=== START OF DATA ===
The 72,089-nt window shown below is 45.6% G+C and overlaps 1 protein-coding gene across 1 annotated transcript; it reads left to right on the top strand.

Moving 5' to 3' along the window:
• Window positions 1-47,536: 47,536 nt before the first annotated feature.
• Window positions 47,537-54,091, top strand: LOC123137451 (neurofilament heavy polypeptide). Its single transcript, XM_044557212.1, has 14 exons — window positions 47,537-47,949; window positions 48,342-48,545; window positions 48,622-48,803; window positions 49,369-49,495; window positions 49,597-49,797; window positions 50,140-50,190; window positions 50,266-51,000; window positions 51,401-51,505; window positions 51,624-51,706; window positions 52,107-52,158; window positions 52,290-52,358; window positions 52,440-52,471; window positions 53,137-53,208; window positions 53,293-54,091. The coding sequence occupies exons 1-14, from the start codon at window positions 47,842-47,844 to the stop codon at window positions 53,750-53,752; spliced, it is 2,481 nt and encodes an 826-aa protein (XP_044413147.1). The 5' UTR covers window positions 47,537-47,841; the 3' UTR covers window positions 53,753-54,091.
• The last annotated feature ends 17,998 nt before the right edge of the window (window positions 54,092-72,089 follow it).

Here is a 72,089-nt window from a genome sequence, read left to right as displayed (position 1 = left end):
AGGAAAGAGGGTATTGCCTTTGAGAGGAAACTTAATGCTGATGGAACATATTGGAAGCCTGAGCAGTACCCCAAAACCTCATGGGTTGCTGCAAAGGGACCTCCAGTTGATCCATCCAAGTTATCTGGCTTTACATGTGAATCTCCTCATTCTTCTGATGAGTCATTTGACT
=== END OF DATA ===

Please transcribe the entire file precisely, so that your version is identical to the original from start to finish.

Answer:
The 72,089-nt window shown below is 45.6% G+C and overlaps 1 protein-coding gene across 1 annotated transcript; it reads left to right on the top strand.

Moving 5' to 3' along the window:
• Window positions 1-47,536: 47,536 nt before the first annotated feature.
• Window positions 47,537-54,091, top strand: LOC123137451 (neurofilament heavy polypeptide). Its single transcript, XM_044557212.1, has 14 exons — window positions 47,537-47,949; window positions 48,342-48,545; window positions 48,622-48,803; window positions 49,369-49,495; window positions 49,597-49,797; window positions 50,140-50,190; window positions 50,266-51,000; window positions 51,401-51,505; window positions 51,624-51,706; window positions 52,107-52,158; window positions 52,290-52,358; window positions 52,440-52,471; window positions 53,137-53,208; window positions 53,293-54,091. The coding sequence occupies exons 1-14, from the start codon at window positions 47,842-47,844 to the stop codon at window positions 53,750-53,752; spliced, it is 2,481 nt and encodes an 826-aa protein (XP_044413147.1). The 5' UTR covers window positions 47,537-47,841; the 3' UTR covers window positions 53,753-54,091.
• The last annotated feature ends 17,998 nt before the right edge of the window (window positions 54,092-72,089 follow it).

Here is a 72,089-nt window from a genome sequence, read left to right as displayed (position 1 = left end):
AGGAAAGAGGGTATTGCCTTTGAGAGGAAACTTAATGCTGATGGAACATATTGGAAGCCTGAGCAGTACCCCAAAACCTCATGGGTTGCTGCAAAGGGACCTCCAGTTGATCCATCCAAGTTATCTGGCTTTACATGTGAATCTCCTCATTCTTCTGATGAGTCATTTGACT